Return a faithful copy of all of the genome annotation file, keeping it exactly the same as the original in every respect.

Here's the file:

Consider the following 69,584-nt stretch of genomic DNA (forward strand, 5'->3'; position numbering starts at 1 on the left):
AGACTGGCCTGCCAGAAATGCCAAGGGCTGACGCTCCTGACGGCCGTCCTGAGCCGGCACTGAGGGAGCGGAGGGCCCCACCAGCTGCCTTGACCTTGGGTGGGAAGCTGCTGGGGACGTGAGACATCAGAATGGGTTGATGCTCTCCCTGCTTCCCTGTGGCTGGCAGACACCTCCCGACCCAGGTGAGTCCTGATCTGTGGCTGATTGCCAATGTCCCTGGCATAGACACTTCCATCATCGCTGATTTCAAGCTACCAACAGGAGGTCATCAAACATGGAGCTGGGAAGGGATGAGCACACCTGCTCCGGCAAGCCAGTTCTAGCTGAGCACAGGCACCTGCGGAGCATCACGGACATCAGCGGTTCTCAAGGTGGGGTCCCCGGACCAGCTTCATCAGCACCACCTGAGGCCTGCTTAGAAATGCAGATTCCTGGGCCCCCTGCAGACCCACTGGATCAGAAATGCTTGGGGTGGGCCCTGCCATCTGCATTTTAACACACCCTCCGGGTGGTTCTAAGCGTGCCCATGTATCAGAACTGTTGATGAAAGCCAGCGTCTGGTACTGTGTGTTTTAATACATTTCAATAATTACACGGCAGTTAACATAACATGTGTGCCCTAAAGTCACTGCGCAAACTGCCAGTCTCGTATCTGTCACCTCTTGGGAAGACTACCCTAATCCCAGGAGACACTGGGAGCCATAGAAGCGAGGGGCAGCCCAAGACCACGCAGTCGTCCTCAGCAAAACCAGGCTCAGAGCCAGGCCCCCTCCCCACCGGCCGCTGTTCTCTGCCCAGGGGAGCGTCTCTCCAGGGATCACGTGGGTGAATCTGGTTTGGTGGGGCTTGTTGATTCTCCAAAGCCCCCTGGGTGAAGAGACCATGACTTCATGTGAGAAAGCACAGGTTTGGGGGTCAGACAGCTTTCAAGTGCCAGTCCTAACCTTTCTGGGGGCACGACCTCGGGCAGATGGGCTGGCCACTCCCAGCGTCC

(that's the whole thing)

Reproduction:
Consider the following 69,584-nt stretch of genomic DNA (forward strand, 5'->3'; position numbering starts at 1 on the left):
AGACTGGCCTGCCAGAAATGCCAAGGGCTGACGCTCCTGACGGCCGTCCTGAGCCGGCACTGAGGGAGCGGAGGGCCCCACCAGCTGCCTTGACCTTGGGTGGGAAGCTGCTGGGGACGTGAGACATCAGAATGGGTTGATGCTCTCCCTGCTTCCCTGTGGCTGGCAGACACCTCCCGACCCAGGTGAGTCCTGATCTGTGGCTGATTGCCAATGTCCCTGGCATAGACACTTCCATCATCGCTGATTTCAAGCTACCAACAGGAGGTCATCAAACATGGAGCTGGGAAGGGATGAGCACACCTGCTCCGGCAAGCCAGTTCTAGCTGAGCACAGGCACCTGCGGAGCATCACGGACATCAGCGGTTCTCAAGGTGGGGTCCCCGGACCAGCTTCATCAGCACCACCTGAGGCCTGCTTAGAAATGCAGATTCCTGGGCCCCCTGCAGACCCACTGGATCAGAAATGCTTGGGGTGGGCCCTGCCATCTGCATTTTAACACACCCTCCGGGTGGTTCTAAGCGTGCCCATGTATCAGAACTGTTGATGAAAGCCAGCGTCTGGTACTGTGTGTTTTAATACATTTCAATAATTACACGGCAGTTAACATAACATGTGTGCCCTAAAGTCACTGCGCAAACTGCCAGTCTCGTATCTGTCACCTCTTGGGAAGACTACCCTAATCCCAGGAGACACTGGGAGCCATAGAAGCGAGGGGCAGCCCAAGACCACGCAGTCGTCCTCAGCAAAACCAGGCTCAGAGCCAGGCCCCCTCCCCACCGGCCGCTGTTCTCTGCCCAGGGGAGCGTCTCTCCAGGGATCACGTGGGTGAATCTGGTTTGGTGGGGCTTGTTGATTCTCCAAAGCCCCCTGGGTGAAGAGACCATGACTTCATGTGAGAAAGCACAGGTTTGGGGGTCAGACAGCTTTCAAGTGCCAGTCCTAACCTTTCTGGGGGCACGACCTCGGGCAGATGGGCTGGCCACTCCCAGCGTCC